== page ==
As I read this article, I thought about how, as librarians and teachers, we’re always “presenting” in some form or another. In this act, we’re also modeling for students our methods of presentation, whether they are face-to-face in the classroom, recorded online, or shared in a blended workspace. This modeling can be a great source of ideas and best practices for students. But we can also pass along presentation and instructional techniques that aren’t so great, because they go on too long, are not sufficiently interactive, or are poorly organized.

Kathy’s article, “Being Presentable (Are You Presentable?)” offers strategies and even a few challenges for creating sound presentations as a teacher, and for guiding your students to their best presentations. She recounts a few familiar (and bad) habits of getting too excited about the zippy features of digital presentations, and my favorite (i.e., worst) is what she calls Prezi motion sickness!

Among the strategies discussed – including sound planning, slide design that incorporates break time, and practice – is a great take-away tip for avoiding these downfalls, in the form of a challenge. Here it is: if you make slides, impose a limit of number of words or characters (a la Twitter) to restrict the text to only the most important information. What a great idea! Kathy calls the temptation to be wordy “word full screen syndrome.”

What are your techniques for avoiding word full syndrome? Favorite apps? Best practices? “Present them” for us in the comments!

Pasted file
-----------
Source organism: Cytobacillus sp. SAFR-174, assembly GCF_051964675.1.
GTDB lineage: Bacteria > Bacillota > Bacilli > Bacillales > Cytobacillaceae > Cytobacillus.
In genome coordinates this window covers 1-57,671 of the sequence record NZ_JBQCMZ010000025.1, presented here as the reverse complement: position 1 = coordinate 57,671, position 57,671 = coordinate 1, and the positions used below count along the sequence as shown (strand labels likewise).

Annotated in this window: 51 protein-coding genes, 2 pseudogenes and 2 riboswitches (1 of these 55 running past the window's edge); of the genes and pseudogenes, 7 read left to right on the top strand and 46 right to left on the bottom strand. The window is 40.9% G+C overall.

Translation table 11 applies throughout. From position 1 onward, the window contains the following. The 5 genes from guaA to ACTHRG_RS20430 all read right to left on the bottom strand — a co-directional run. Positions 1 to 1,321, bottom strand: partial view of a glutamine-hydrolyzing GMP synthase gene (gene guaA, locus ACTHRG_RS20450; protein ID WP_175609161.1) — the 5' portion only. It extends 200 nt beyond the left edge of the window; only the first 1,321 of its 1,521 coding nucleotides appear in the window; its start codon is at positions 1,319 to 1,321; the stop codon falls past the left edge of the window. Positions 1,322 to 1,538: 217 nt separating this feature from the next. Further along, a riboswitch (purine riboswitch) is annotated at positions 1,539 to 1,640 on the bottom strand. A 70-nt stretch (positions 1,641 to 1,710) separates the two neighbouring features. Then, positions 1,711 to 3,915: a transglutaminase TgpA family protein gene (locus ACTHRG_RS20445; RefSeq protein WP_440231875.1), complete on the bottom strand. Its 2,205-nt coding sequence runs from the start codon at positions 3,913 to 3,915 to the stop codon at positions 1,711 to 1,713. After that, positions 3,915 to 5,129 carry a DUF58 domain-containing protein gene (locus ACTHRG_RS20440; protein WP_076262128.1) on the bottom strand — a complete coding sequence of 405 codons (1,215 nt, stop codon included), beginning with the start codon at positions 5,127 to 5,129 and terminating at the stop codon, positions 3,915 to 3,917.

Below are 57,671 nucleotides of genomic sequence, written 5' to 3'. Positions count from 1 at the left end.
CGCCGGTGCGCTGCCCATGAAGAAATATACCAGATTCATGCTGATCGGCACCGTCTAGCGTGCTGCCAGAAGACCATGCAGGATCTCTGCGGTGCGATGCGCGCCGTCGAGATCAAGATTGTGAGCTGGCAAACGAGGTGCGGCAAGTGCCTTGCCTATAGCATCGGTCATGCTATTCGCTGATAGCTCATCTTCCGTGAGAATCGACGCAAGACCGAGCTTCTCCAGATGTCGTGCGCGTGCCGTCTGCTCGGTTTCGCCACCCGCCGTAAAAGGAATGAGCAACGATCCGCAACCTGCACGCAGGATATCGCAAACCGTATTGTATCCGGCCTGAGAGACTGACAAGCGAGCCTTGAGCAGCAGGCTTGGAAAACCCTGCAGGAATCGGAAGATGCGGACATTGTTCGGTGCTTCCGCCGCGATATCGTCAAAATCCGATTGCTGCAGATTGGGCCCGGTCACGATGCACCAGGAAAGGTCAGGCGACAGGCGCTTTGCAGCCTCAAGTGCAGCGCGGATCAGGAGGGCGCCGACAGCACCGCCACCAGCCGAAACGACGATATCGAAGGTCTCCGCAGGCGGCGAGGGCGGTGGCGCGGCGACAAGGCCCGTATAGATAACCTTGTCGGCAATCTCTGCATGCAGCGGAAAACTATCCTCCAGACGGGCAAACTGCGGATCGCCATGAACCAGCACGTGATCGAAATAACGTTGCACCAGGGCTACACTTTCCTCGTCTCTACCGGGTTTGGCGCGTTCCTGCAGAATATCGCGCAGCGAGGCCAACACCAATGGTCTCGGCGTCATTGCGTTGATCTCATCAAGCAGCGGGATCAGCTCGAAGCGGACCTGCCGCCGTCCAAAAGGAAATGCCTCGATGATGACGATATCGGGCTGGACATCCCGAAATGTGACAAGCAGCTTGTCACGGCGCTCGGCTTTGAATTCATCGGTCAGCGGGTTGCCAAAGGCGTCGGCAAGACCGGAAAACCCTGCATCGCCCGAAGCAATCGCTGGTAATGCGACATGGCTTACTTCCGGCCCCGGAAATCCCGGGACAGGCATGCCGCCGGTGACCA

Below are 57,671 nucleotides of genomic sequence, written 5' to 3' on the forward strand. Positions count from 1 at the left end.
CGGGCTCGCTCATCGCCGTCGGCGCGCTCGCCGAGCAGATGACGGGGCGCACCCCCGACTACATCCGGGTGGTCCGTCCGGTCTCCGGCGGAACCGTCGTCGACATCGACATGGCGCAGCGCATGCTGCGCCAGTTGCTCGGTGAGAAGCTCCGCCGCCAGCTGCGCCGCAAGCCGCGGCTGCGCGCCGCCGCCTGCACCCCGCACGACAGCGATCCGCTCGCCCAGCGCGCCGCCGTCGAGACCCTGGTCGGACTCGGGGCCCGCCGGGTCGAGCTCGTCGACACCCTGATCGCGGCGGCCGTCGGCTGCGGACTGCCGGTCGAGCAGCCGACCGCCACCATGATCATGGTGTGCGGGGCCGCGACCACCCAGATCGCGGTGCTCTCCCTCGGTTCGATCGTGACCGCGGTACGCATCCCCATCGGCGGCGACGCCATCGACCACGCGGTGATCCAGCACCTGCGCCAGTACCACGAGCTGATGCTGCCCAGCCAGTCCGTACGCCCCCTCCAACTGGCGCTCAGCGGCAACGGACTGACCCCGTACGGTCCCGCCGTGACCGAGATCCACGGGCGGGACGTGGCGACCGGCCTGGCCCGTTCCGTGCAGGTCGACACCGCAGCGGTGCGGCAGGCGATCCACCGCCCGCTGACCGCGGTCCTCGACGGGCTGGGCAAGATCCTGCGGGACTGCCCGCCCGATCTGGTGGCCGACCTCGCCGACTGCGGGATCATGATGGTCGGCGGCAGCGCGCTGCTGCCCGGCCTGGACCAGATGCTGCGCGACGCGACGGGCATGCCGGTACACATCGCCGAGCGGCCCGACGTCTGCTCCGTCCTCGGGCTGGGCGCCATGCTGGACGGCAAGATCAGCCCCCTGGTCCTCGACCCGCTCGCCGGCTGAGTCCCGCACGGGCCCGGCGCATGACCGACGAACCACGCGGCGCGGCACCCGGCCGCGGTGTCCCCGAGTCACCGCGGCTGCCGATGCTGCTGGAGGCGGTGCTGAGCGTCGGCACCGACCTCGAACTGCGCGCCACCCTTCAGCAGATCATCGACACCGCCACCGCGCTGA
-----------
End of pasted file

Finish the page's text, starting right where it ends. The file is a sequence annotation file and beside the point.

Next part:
Article: Frederick, Kathy. “Being Presentable (Are You Presentable?)” School Library Monthly 31, no. 3 (December 2014/January 2015): 24-26.

Image: Ever Present, by JD Hancock on Flickr. Used with a Creative Commons Attribution 2.0 License.

–Rebecca Morris

December’s QR: Collaborative Relationships with Principals

December 8th, 2014

As we head into a new calendar year, and for many of us, a new grading period or semester, there’s that little surge of inspiration for flipping the calendar page and refocusing on our goals. The December/January issue of School Library Monthly features the QR: Quick Remedies column, “Collaborative Relationships with Principals,” by Judi Moreillon. This column offers practical and positive suggestions for examining and building the collaborative partnership with your school principal, which is an ongoing goal for many school librarians.

From observing your school’s readiness to foster a collaborative culture to aligning the library program to the school goals, school librarians have numerous opportunities to connect with principals, and demonstrate how the school library program helps all students (and teachers, and principals) attain learning success.

I think my favorite strategy in this article is inviting your principal to participate in a co-planning session with a colleague. What a powerful and authentic way to show your expertise, enthusiasm, and leadership!

Read the full-text article here:

In the comments, I invite you to share YOUR strategies for building a collaborative relationship with your principal. What moments have you used to show evidence of your students’ work, your teaching, or your school wide leadership?

Image: Principal’s Office, by Eric E Castro on Flickr. Used with a Creative Commons Attribution-Share Alike 2.0 License.

–Rebecca Morris